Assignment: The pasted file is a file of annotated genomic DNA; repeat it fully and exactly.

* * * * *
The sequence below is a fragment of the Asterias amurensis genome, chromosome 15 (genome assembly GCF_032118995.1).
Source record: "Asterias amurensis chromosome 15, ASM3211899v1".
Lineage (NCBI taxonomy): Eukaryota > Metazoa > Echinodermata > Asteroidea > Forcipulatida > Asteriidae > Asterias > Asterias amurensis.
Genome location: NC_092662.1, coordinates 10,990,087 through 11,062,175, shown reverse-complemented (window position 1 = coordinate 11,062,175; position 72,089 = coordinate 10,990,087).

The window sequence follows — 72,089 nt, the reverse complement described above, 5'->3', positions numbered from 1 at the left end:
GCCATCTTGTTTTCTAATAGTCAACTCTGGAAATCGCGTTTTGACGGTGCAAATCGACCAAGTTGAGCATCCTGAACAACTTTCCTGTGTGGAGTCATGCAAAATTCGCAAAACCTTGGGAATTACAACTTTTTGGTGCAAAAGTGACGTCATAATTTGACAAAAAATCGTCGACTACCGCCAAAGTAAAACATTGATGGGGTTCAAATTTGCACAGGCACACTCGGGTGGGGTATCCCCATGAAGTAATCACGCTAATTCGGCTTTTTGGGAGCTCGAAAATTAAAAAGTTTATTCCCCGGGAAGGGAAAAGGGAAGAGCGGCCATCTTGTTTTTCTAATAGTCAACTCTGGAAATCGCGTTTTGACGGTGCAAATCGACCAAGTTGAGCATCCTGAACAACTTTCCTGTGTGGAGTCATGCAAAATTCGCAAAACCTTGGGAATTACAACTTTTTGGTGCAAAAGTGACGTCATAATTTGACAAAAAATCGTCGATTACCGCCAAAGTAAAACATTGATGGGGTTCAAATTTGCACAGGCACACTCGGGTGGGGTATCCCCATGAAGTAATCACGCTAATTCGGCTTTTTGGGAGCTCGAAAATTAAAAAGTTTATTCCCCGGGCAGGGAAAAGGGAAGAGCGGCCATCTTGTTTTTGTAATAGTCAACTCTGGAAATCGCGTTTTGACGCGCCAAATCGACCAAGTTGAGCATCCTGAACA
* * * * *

The sequence below is a fragment of the Asterias amurensis genome, chromosome 15 (genome assembly GCF_032118995.1).
Source record: "Asterias amurensis chromosome 15, ASM3211899v1".
Lineage (NCBI taxonomy): Eukaryota > Metazoa > Echinodermata > Asteroidea > Forcipulatida > Asteriidae > Asterias > Asterias amurensis.
Genome location: NC_092662.1, coordinates 10,990,087 through 11,062,175, shown reverse-complemented (window position 1 = coordinate 11,062,175; position 72,089 = coordinate 10,990,087).

The window sequence follows — 72,089 nt, the reverse complement described above, 5'->3', positions numbered from 1 at the left end:
GCCATCTTGTTTTCTAATAGTCAACTCTGGAAATCGCGTTTTGACGGTGCAAATCGACCAAGTTGAGCATCCTGAACAACTTTCCTGTGTGGAGTCATGCAAAATTCGCAAAACCTTGGGAATTACAACTTTTTGGTGCAAAAGTGACGTCATAATTTGACAAAAAATCGTCGACTACCGCCAAAGTAAAACATTGATGGGGTTCAAATTTGCACAGGCACACTCGGGTGGGGTATCCCCATGAAGTAATCACGCTAATTCGGCTTTTTGGGAGCTCGAAAATTAAAAAGTTTATTCCCCGGGAAGGGAAAAGGGAAGAGCGGCCATCTTGTTTTTCTAATAGTCAACTCTGGAAATCGCGTTTTGACGGTGCAAATCGACCAAGTTGAGCATCCTGAACAACTTTCCTGTGTGGAGTCATGCAAAATTCGCAAAACCTTGGGAATTACAACTTTTTGGTGCAAAAGTGACGTCATAATTTGACAAAAAATCGTCGATTACCGCCAAAGTAAAACATTGATGGGGTTCAAATTTGCACAGGCACACTCGGGTGGGGTATCCCCATGAAGTAATCACGCTAATTCGGCTTTTTGGGAGCTCGAAAATTAAAAAGTTTATTCCCCGGGCAGGGAAAAGGGAAGAGCGGCCATCTTGTTTTTGTAATAGTCAACTCTGGAAATCGCGTTTTGACGCGCCAAATCGACCAAGTTGAGCATCCTGAACA